Footnote ; And who you may well ask, is Paul Goldsmith ? Well, he’s the list MP that his own party decided should step aside in Epsom, and allow David Seymour take the seat and jointly exploit the MMP system, to the parliamentary benefit of the centre right. No wonder Goldsmith isn’t all that angry at the apparent rorting of the Covid-19 wage subsidy scheme by The Warehouse. Ironic, too, that Goldsmith and Seymour – who the centre-right’s most vocal advocates of libertarian, pure market economics - should have agreed to suspend the operation of market forces entirely in Epsom, because it suits them to do so.

But Goldsmith has always been flexible. Flexible enough to wax nostalgic in a biography he wrote about the Don Brashera. Brash was, in Goldsmith’s view "the first leader of a major political party in New Zealand in living memory to question the morality of progressive taxation and the behaviour it encouraged from political parties in a democracy where the link between voting rights and paying tax had long been severed." (Yes, return to the good old 19th century days when the poor (and women) were not allowed to vote.) The origins of the Brash biography became a story in itself :

At the launch of the Don Brash biography, Brash: A Biography, Goldsmith assured Danya Levy of the New Zealand Press Association that the book "was not commissioned by the National Party" and that it was his own initiative, but written with Brash's co-operation.[4]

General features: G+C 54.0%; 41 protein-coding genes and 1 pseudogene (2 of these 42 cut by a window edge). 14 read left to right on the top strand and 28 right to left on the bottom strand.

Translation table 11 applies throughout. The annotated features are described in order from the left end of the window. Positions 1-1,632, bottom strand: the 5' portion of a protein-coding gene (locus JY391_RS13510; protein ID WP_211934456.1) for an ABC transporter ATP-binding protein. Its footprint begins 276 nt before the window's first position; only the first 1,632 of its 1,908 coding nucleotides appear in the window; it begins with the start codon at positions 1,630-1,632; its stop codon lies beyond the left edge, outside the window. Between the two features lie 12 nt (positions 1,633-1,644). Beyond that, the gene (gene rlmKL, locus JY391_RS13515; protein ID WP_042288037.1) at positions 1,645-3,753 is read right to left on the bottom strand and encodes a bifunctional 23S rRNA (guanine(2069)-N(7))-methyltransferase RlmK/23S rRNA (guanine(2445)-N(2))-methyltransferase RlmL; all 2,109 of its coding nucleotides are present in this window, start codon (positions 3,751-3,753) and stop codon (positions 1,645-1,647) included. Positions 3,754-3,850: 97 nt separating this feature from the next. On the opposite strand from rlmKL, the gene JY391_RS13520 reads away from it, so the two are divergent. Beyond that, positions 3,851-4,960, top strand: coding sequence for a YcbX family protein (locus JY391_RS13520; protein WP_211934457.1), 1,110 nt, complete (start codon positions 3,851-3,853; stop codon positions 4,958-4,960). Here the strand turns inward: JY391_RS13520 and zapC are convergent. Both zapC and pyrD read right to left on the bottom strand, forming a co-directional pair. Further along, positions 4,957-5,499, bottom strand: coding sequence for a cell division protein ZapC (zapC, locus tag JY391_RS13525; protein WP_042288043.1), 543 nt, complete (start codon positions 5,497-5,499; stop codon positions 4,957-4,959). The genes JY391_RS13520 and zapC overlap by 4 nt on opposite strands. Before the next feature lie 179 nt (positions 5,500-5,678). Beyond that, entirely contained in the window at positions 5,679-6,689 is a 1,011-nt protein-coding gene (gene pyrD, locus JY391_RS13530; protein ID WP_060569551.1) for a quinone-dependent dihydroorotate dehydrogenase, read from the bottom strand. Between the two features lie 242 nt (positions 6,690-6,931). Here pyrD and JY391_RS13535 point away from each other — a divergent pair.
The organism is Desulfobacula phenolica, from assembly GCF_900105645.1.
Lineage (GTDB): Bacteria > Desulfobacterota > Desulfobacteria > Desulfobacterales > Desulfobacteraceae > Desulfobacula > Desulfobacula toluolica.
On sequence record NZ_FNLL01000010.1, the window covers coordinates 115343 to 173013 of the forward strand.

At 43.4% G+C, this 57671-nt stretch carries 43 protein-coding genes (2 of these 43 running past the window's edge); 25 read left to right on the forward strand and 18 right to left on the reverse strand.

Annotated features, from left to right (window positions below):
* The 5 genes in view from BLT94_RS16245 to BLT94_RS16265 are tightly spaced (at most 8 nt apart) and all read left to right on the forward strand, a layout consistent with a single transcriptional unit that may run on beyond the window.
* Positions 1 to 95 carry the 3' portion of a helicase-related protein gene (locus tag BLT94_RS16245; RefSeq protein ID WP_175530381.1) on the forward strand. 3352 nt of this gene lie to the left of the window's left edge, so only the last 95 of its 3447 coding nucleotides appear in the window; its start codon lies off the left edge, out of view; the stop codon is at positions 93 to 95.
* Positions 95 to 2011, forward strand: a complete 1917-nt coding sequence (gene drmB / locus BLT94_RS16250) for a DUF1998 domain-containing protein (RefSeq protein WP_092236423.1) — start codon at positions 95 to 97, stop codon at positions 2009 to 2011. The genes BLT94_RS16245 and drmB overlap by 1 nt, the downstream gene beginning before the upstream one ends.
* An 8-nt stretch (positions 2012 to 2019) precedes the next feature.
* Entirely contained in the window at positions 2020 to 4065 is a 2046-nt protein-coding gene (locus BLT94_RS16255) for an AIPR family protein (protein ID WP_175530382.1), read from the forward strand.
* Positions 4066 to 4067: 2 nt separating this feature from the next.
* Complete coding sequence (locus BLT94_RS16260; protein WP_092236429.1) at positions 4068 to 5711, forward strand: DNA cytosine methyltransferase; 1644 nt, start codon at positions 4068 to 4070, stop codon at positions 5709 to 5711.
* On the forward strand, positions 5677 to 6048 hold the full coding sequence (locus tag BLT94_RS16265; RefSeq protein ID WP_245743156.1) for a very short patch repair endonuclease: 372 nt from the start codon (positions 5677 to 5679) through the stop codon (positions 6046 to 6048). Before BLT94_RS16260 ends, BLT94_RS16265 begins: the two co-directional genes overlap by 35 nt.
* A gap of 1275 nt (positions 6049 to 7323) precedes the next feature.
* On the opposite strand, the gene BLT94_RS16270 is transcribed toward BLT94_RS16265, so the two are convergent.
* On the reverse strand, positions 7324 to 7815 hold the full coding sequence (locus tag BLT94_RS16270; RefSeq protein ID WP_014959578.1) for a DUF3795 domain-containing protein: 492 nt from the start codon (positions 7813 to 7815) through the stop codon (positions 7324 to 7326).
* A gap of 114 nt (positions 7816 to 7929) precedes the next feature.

But as investigative journalist Nicky Hager in his book The Hollow Men revealed, it was indeed commissioned by the National Party, and was in fact the party's first big budget item in the 2005 election campaign. Hager quoted a 21 May 2004 email from Brash to Richard Long, who was his chief of staff, where a proposal from Christchurch publisher Willson Scott for the biography was discussed. Long replied two days later that he had discussed the book with Goldsmith, and Brash in reply wanted political historian Michael Bassett [a personal friend of Brash] to be considered,

The book was eventually commissioned with Goldsmith, and was paid for by National Party donors through a company called Silverbeat, which belonged to Brash's assistant Bryan Sinclair….

Later, Goldsmith wrote mournfully about National’s ’s subsequent drift back to “a more centrist political line.” Flexibly though, Goldsmith then embraced John Key, the arch priest of the centrism that Goldsmith had affected to despise. Amusingly, this puff piece profile of Goldsmith unwittingly manages to convey his….flexibility on such matters. 

Like many of his fellow National MPs, he speaks wistfully of the Key years: "He had the ability to flit from meeting to meeting, and function to function, and still be able to put on a smile and banter with the public on an early morning flight the next day.”. Allowing himself to be pulled into the centre during the Key years is hardly a-typical for Goldsmith. He finds a way of marrying his politics with whatever job he may be doing at the time.

One can sympathise. It must be galling for such a prime piece of political ectoplasm to have to watch from the sidelines as Ardern succeeds(both here and on the world stage) by having a coherent set of values, and the ability to enact them consistently, and competently. Women can be so very vexing in that respect.